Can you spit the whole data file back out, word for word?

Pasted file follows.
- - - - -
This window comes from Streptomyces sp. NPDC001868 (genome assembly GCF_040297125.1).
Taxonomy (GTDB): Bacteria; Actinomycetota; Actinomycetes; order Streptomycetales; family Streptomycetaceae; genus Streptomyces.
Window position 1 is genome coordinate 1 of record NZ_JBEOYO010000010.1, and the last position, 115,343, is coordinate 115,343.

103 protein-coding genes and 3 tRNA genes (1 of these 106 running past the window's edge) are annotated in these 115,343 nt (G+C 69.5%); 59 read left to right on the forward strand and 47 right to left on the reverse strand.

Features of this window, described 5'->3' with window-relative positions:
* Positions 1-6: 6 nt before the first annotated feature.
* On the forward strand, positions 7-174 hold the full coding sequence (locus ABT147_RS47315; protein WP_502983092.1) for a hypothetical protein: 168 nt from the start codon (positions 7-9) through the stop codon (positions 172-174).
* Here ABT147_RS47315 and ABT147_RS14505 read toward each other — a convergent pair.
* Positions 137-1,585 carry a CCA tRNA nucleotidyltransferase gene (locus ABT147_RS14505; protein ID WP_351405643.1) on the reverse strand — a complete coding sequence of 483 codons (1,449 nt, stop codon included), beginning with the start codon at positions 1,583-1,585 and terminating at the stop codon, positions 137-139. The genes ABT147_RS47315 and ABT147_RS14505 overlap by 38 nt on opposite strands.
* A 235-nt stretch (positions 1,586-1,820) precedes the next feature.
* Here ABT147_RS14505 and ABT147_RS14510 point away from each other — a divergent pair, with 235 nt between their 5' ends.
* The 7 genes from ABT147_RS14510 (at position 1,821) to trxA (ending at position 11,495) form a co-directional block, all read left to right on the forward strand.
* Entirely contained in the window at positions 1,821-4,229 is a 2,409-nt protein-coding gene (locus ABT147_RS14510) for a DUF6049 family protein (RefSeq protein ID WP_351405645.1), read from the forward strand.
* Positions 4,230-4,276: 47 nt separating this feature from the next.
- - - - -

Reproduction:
This window comes from Streptomyces sp. NPDC001868 (genome assembly GCF_040297125.1).
Taxonomy (GTDB): Bacteria; Actinomycetota; Actinomycetes; order Streptomycetales; family Streptomycetaceae; genus Streptomyces.
Window position 1 is genome coordinate 1 of record NZ_JBEOYO010000010.1, and the last position, 115,343, is coordinate 115,343.

103 protein-coding genes and 3 tRNA genes (1 of these 106 running past the window's edge) are annotated in these 115,343 nt (G+C 69.5%); 59 read left to right on the forward strand and 47 right to left on the reverse strand.

Features of this window, described 5'->3' with window-relative positions:
* Positions 1-6: 6 nt before the first annotated feature.
* On the forward strand, positions 7-174 hold the full coding sequence (locus ABT147_RS47315; protein WP_502983092.1) for a hypothetical protein: 168 nt from the start codon (positions 7-9) through the stop codon (positions 172-174).
* Here ABT147_RS47315 and ABT147_RS14505 read toward each other — a convergent pair.
* Positions 137-1,585 carry a CCA tRNA nucleotidyltransferase gene (locus ABT147_RS14505; protein ID WP_351405643.1) on the reverse strand — a complete coding sequence of 483 codons (1,449 nt, stop codon included), beginning with the start codon at positions 1,583-1,585 and terminating at the stop codon, positions 137-139. The genes ABT147_RS47315 and ABT147_RS14505 overlap by 38 nt on opposite strands.
* A 235-nt stretch (positions 1,586-1,820) precedes the next feature.
* Here ABT147_RS14505 and ABT147_RS14510 point away from each other — a divergent pair, with 235 nt between their 5' ends.
* The 7 genes from ABT147_RS14510 (at position 1,821) to trxA (ending at position 11,495) form a co-directional block, all read left to right on the forward strand.
* Entirely contained in the window at positions 1,821-4,229 is a 2,409-nt protein-coding gene (locus ABT147_RS14510) for a DUF6049 family protein (RefSeq protein ID WP_351405645.1), read from the forward strand.
* Positions 4,230-4,276: 47 nt separating this feature from the next.